News | International
20 Jun 2019 15:38
NZCity News
NZCity CalculatorReturn to NZCity

  • Start Page
  • Personalise
  • Sport
  • Weather
  • Finance
  • Shopping
  • Jobs
  • Horoscopes
  • Lotto Results
  • Photo Gallery
  • Site Gallery
  • TVNow
  • Dating
  • SearchNZ
  • NZSearch
  • RugbyLeague
  • Make Home
  • About NZCity
  • Contact NZCity
  • Your Privacy
  • Advertising
  • Login
  • Join for Free

  •   Home > News > International

    Spoilers have little effect on our enjoyment, research shows. Is our anxiety misguided?

    If you were a Game Of Thrones fan who basically turned off the internet every Monday, your anxiety over spoilers may have been irrational, research suggests. But what is the etiquette around discussing plot details?

    Kevin Spacey's character was actually Keyser Söze. The killer on the Orient Express was all of them. The psychologist played by Bruce Willis was dead the whole time.

    The bad news: we just spoiled three well-known storylines from popular culture. Sorry.

    The good news: that might not actually diminish your enjoyment of them.

    The impact of accidentally finding out what is going to happen in a film, TV show or book before you've had a chance to consume it is overblown, according to researchers.

    If you were a Game Of Thrones fan who basically turned off the internet every Monday, your anxiety over spoilers may have been — spoiler alert! — irrational.

    But as major series like The Handmaid's Tale and Big Little Lies return, what do we know about this phenomenon of spoilers, which have become such a part of our 21st Century lexicon?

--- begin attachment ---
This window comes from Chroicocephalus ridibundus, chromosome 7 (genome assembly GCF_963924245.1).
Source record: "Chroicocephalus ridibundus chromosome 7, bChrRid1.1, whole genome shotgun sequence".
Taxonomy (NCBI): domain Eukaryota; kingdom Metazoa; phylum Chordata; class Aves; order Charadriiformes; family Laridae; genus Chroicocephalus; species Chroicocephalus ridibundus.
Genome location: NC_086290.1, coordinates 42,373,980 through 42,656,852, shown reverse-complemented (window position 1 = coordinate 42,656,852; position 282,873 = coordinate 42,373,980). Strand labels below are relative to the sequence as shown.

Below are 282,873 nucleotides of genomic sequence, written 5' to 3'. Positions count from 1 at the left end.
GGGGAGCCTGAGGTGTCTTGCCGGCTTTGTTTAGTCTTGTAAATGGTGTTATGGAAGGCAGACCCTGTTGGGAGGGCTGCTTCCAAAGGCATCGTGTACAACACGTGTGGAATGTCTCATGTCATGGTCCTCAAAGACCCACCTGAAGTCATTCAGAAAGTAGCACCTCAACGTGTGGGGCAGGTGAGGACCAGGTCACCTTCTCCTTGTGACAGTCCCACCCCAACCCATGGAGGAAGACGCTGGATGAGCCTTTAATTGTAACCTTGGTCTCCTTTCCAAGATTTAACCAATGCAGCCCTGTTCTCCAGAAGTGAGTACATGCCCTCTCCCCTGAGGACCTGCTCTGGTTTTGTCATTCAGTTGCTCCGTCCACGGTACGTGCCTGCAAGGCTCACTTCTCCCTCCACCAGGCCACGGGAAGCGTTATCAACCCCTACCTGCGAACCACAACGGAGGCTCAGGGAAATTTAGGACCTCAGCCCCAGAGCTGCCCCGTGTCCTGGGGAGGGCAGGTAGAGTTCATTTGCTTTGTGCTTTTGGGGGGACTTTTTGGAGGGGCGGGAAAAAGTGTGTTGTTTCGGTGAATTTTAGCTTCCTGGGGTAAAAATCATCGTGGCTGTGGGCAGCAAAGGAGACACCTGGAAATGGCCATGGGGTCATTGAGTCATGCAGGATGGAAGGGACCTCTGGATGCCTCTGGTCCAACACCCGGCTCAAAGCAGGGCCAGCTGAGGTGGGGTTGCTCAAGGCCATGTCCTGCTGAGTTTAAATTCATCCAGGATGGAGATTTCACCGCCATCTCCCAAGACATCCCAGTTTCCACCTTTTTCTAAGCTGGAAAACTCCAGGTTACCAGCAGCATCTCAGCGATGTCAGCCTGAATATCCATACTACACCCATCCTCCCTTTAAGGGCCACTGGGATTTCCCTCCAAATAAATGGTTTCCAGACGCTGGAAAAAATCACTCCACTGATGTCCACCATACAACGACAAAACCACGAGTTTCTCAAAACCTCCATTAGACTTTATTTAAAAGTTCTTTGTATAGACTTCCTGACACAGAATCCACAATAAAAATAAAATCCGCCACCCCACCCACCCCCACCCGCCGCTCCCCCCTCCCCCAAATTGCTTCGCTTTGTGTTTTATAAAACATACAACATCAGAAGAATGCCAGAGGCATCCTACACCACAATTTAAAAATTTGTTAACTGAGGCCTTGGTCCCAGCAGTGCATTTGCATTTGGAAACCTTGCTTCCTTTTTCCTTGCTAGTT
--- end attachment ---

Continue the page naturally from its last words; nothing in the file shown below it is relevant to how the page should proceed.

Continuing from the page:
And should a bit of academic research really overwrite the well-known norms of the water cooler?

    The anger is real, but there's little effect on enjoyment

    The first proper examination of what effect spoilers had on a viewer's enjoyment was in 2011.

    Researchers at the University of California, San Diego, found not only did having a storyline spoiled not ruin an experience, it actually made it a little better. You could enjoy the sausage more once you knew how it was made.

    But that research was done using short stories, not films or TV shows with the kind of emotional investment of GoT or Marvel.

    Benjamin K Johnson, an assistant professor at the University of Florida, wanted to take a more nuance look using films.

    In a study this year — his sixth on the topic — Mr Johnson looked at horror films, which generate at least part of their enjoyment through sudden scares and unforeseen character deaths.

    The participants in that study, published recently in the Journal of Media Psychology, were shown three 90-second clips from Saw, Insidious, You're Next or Descent.